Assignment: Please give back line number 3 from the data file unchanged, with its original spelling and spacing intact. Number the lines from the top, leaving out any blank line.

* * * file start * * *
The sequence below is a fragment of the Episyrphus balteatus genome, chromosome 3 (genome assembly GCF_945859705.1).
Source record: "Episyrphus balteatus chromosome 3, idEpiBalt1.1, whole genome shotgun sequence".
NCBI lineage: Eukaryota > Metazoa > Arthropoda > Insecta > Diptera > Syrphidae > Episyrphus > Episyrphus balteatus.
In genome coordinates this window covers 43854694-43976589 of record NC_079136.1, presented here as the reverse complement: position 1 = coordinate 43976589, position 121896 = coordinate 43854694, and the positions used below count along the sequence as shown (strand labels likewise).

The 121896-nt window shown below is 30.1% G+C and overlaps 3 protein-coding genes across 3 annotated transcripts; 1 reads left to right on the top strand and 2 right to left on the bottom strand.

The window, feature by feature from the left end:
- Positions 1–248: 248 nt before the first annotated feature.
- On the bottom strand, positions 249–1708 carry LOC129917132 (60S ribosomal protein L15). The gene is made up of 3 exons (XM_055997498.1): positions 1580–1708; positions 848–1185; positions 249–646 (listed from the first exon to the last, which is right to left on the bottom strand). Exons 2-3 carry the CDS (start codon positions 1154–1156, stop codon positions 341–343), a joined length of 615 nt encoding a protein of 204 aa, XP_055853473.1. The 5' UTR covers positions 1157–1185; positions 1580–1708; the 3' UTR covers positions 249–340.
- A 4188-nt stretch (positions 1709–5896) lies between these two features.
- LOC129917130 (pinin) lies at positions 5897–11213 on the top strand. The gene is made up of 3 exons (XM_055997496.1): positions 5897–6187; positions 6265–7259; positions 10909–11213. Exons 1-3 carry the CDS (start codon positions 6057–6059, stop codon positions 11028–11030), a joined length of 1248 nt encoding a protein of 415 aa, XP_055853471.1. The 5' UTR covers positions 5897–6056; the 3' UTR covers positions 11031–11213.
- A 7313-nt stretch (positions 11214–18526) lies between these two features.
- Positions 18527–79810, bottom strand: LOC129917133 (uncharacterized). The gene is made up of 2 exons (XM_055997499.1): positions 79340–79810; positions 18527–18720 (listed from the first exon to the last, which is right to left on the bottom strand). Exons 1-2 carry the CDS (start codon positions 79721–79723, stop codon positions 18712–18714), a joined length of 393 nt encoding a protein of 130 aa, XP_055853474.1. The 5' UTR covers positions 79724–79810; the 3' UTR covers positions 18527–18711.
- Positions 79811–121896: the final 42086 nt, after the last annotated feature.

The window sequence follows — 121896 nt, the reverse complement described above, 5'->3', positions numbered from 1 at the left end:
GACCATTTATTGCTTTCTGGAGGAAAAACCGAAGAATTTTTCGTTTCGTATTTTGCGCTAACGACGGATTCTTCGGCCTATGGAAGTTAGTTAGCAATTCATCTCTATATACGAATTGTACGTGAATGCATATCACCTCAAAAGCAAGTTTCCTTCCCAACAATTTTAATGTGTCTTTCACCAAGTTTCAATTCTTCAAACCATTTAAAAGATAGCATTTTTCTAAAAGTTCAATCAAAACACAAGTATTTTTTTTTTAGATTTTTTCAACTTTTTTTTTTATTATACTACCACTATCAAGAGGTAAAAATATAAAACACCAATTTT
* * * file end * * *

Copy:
NCBI lineage: Eukaryota > Metazoa > Arthropoda > Insecta > Diptera > Syrphidae > Episyrphus > Episyrphus balteatus.